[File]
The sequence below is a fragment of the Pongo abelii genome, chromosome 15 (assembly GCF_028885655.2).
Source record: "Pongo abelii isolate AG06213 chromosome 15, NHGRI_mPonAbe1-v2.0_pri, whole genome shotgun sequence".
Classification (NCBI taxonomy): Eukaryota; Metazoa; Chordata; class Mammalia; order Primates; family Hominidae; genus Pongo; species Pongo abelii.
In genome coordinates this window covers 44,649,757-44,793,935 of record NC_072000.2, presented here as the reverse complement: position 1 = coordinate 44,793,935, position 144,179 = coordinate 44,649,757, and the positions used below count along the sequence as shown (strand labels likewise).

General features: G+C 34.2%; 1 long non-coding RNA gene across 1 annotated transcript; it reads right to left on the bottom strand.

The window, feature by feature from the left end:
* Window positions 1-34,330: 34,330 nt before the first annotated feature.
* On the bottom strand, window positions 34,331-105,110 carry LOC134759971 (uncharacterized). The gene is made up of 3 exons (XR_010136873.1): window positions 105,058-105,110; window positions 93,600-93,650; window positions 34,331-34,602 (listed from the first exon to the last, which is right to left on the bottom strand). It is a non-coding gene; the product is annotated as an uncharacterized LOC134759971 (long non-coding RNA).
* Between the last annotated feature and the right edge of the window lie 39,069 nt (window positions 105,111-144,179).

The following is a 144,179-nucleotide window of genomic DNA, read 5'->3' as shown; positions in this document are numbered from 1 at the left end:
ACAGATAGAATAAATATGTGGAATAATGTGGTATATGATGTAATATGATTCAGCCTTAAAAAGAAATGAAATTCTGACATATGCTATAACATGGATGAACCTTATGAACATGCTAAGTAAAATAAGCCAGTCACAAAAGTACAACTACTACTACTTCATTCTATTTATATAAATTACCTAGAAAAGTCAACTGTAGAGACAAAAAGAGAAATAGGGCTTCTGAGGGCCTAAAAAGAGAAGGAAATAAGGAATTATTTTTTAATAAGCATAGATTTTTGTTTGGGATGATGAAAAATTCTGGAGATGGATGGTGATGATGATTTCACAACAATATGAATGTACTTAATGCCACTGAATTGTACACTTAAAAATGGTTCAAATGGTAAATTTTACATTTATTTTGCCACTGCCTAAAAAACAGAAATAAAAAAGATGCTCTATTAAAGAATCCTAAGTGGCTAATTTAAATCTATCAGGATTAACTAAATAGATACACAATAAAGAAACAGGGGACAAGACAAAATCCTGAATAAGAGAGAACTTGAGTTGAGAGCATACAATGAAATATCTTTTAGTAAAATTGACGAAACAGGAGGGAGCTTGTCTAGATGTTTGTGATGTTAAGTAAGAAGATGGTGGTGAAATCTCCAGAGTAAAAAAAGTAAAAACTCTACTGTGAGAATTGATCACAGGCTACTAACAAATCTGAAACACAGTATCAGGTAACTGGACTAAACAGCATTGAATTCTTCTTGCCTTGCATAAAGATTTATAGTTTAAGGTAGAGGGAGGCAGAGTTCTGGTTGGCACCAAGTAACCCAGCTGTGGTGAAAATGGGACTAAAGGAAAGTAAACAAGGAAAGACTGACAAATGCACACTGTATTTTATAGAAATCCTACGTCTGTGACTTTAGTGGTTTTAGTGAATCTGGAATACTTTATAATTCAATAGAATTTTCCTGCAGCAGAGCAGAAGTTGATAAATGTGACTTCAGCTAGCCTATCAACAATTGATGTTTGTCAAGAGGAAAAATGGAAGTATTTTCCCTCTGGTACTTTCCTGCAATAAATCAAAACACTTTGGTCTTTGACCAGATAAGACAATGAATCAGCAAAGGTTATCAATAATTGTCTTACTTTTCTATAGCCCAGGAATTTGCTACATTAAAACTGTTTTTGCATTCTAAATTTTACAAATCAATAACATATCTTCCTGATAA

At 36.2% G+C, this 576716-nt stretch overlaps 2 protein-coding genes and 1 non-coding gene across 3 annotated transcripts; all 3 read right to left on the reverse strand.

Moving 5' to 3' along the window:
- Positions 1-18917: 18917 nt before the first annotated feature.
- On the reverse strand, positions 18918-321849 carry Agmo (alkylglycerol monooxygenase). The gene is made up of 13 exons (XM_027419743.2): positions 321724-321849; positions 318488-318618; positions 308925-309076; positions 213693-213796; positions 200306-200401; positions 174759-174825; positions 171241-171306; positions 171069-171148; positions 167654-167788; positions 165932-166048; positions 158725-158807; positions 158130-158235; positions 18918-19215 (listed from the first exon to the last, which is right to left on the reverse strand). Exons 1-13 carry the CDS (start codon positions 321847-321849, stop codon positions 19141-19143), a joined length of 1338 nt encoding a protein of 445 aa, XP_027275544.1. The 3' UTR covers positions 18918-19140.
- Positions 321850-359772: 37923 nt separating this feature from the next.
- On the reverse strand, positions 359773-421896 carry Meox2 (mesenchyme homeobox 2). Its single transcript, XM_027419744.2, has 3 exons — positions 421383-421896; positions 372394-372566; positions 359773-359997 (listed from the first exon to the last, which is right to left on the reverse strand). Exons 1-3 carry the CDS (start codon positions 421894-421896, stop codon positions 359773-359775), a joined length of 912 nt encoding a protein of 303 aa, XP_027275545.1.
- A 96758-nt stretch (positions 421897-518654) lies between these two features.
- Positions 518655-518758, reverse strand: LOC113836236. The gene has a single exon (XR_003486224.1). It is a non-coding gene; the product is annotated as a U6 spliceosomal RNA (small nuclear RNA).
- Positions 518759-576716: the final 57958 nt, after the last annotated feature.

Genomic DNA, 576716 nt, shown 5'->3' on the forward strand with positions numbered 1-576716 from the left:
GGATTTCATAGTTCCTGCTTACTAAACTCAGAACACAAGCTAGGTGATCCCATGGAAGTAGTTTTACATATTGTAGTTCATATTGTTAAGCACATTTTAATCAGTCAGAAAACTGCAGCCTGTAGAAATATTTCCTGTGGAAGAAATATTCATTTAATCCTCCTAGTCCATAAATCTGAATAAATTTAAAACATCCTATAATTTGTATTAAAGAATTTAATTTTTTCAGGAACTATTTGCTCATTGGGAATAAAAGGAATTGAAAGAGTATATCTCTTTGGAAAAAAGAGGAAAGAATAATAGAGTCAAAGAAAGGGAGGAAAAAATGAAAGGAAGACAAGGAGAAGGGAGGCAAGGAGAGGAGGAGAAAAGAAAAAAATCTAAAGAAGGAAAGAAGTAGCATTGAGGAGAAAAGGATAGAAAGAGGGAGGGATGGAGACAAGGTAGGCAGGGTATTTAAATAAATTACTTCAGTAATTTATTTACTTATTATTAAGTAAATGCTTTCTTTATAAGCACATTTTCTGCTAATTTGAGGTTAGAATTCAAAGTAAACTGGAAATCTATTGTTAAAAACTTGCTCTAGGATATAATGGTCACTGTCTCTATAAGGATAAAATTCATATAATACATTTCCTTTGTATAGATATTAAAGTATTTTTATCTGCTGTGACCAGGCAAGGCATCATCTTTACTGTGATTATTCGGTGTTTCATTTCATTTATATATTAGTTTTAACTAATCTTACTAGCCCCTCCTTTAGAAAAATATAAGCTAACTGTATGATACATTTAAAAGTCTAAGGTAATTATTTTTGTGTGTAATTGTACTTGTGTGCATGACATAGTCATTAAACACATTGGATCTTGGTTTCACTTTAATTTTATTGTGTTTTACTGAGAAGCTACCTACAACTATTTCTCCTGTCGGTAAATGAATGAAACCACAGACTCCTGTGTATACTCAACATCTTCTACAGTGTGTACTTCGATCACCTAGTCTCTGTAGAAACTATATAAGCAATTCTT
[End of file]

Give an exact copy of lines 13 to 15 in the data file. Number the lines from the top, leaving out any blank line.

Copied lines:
Moving 5' to 3' along the window:
- Positions 1-18917: 18917 nt before the first annotated feature.
- On the reverse strand, positions 18918-321849 carry Agmo (alkylglycerol monooxygenase). The gene is made up of 13 exons (XM_027419743.2): positions 321724-321849; positions 318488-318618; positions 308925-309076; positions 213693-213796; positions 200306-200401; positions 174759-174825; positions 171241-171306; positions 171069-171148; positions 167654-167788; positions 165932-166048; positions 158725-158807; positions 158130-158235; positions 18918-19215 (listed from the first exon to the last, which is right to left on the reverse strand). Exons 1-13 carry the CDS (start codon positions 321847-321849, stop codon positions 19141-19143), a joined length of 1338 nt encoding a protein of 445 aa, XP_027275544.1. The 3' UTR covers positions 18918-19140.